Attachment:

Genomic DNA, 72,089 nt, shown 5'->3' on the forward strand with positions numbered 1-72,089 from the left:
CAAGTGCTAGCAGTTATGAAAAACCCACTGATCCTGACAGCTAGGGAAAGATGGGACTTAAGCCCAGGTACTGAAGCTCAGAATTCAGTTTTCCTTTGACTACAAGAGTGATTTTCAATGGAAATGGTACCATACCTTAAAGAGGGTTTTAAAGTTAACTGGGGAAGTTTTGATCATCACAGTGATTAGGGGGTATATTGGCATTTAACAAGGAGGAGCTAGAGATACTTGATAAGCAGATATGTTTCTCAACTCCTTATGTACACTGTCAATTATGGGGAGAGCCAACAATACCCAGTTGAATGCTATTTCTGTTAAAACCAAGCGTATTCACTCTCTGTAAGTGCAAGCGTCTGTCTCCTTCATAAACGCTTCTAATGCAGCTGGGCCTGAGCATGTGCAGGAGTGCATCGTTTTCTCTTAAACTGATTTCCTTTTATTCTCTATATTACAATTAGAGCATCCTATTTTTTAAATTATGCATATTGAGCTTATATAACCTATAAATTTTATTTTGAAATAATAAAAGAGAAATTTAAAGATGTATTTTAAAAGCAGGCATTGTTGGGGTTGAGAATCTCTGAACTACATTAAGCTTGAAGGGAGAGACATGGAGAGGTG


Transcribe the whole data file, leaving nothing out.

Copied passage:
Genomic DNA, 72,089 nt, shown 5'->3' on the forward strand with positions numbered 1-72,089 from the left:
CAAGTGCTAGCAGTTATGAAAAACCCACTGATCCTGACAGCTAGGGAAAGATGGGACTTAAGCCCAGGTACTGAAGCTCAGAATTCAGTTTTCCTTTGACTACAAGAGTGATTTTCAATGGAAATGGTACCATACCTTAAAGAGGGTTTTAAAGTTAACTGGGGAAGTTTTGATCATCACAGTGATTAGGGGGTATATTGGCATTTAACAAGGAGGAGCTAGAGATACTTGATAAGCAGATATGTTTCTCAACTCCTTATGTACACTGTCAATTATGGGGAGAGCCAACAATACCCAGTTGAATGCTATTTCTGTTAAAACCAAGCGTATTCACTCTCTGTAAGTGCAAGCGTCTGTCTCCTTCATAAACGCTTCTAATGCAGCTGGGCCTGAGCATGTGCAGGAGTGCATCGTTTTCTCTTAAACTGATTTCCTTTTATTCTCTATATTACAATTAGAGCATCCTATTTTTTAAATTATGCATATTGAGCTTATATAACCTATAAATTTTATTTTGAAATAATAAAAGAGAAATTTAAAGATGTATTTTAAAAGCAGGCATTGTTGGGGTTGAGAATCTCTGAACTACATTAAGCTTGAAGGGAGAGACATGGAGAGGTG